“What we’re hoping to do in Atlanta is turn that around and say that we want the roof to not be independent of a great stadium design,” Johnson said. “I think that’s a big milestone and a big change.

“We’re going to bring it all together and make it more of an icon and less of a stadium in a box.”

The “stadium in a box” image was one criticism of the Diamondbacks’ stadium, Johnson’s previous retractable-roof project. Critics said it didn’t feel like the shape of a ballpark. The result reflected all the unknowns at the time for those structures, he said.

The Falcons’ roof looks complex but it’s really not, Johnson said. It simply moves smaller, lightweight pieces shorter distances in a straight line. The roof can stop and start at any point in its motion to control the amount of sunlight shining through and still look beautiful doing it, he said.

“We’re really not pushing the envelope so much on the operable technology in Atlanta but we are pushing the envelope in terms of the integrity and holistic design of the facility,” Johnson said.

What do the next 25 years hold for retractable roofs? Retrofits are the newest trend. In 2011, BC Place replaced its dated inflatable dome-style roof with a new cable-supported fabric structure atop the Vancouver stadium, which opened in 1983. The new retractable-roof structure has steel posts providing greater reinforcement than the old roof, which collapsed during a 2007 snowstorm. A second fabric layer underneath the main roof effectively cuts seating for MLS games. The $520 million project included other building upgrades driven in part by its use for the 2010 Winter Olympics. 

In New York, meanwhile, early construction has started on the installation of a moving fabric roof at Arthur Ashe Stadium, the centerpiece of the U.S. Open tennis tournament.

Two more soft roofs could be coming in the NFL. The Miami Dolphins, pending the resolution of funding issues to pay for a retrofit, have a plan to put a roof canopy at Sun Life Stadium, in an effort to get the Super Bowl back to South Florida.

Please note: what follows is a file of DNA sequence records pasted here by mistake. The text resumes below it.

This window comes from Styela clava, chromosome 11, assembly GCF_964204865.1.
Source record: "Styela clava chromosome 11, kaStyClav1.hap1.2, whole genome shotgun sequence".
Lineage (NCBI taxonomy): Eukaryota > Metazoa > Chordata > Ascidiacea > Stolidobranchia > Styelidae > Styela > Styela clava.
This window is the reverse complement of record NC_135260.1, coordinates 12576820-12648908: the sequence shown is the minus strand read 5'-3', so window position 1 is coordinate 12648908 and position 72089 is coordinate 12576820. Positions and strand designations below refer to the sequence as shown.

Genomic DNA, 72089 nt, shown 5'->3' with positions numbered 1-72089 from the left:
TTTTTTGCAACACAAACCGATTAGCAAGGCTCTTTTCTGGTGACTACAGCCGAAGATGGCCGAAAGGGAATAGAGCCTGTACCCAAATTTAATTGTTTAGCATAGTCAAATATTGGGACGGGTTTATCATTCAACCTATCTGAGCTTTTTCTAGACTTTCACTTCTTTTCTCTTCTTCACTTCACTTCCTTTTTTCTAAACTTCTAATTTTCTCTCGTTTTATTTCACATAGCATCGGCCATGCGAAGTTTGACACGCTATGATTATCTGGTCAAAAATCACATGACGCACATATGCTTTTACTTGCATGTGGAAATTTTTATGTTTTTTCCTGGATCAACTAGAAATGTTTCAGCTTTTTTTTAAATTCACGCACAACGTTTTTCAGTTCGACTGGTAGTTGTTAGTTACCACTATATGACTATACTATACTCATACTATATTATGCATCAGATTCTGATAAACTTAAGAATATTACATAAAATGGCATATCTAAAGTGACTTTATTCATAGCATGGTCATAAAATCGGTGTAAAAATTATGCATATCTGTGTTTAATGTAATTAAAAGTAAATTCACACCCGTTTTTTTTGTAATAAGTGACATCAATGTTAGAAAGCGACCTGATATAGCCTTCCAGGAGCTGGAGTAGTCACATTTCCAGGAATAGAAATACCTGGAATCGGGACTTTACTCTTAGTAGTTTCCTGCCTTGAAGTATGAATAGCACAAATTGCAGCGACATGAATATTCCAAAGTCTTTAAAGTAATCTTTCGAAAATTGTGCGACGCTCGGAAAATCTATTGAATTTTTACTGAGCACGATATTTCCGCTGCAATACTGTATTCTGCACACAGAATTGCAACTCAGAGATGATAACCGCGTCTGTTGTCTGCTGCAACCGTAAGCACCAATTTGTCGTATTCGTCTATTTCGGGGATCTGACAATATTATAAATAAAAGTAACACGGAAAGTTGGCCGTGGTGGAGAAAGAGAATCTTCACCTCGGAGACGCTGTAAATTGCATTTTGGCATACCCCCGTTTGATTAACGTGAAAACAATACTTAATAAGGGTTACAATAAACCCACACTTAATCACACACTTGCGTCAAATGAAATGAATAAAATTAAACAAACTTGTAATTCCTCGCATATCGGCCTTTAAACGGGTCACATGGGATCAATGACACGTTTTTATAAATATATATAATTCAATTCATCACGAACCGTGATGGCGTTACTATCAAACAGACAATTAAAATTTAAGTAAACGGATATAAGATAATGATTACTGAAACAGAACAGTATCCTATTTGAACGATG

The Jacksonville Jaguars are considering a movable fabric roof for EverBank Field, but it’s just a concept at this point, team President Mark Lamping said. 

The Marlins considered a soft-fabric roof cover for their new ballpark until they saw Hurricane Ike hit the Texans’ NRG Stadium and rip a portion of its fabric roof to shreds in 2008.

“A lighting protector blew off the building and it worked like a razor blade, sliced the roof and left it famously in tatters,” Slade said. “It wasn’t a structural problem, but it made the Miami client nervous, and so we went away from the fabric to a hard roof.”

A new leading-edge material, PTFE, a lightweight, flexible, synthetic surface common for sports projects in Europe, is being used for the Arthur Ashe Stadium retrofit. Its cousin, ETFE, is a more translucent material being used for the fixed roof for the Vikings’ new stadium.

Those materials are more expensive because of their transparent qualities, allowing views from inside and outside the facility, Slade said. 

“It’s a very exciting time because we feel like we can do more than we used to be able to,” he said.

There will always be budget pressures in developing retractable roofs, Slade said. “They create a building that cannot be created otherwise,” he said. “But they will continue to be far and few between. There’s just not that many of them.” 

Riberich says there will always be a need for “convertible stadiums.” Fans like to be outside but teams can’t afford to have events wiped out by weather conditions, and he believes the trend will trickle down to new construction in the college ranks.

It’s not just the roofs that keep moving. Several stadiums have retractable glass walls in the outfield and end zones in addition to operable roofs. The Vikings’ stadium roof won’t move, but it will have giant glass doors on one end and a large chunk of retractable seats in the bowl. 

“The big change is these buildings are transforming themselves in a three-dimensional way rather than just one thing moving,” Trubey said.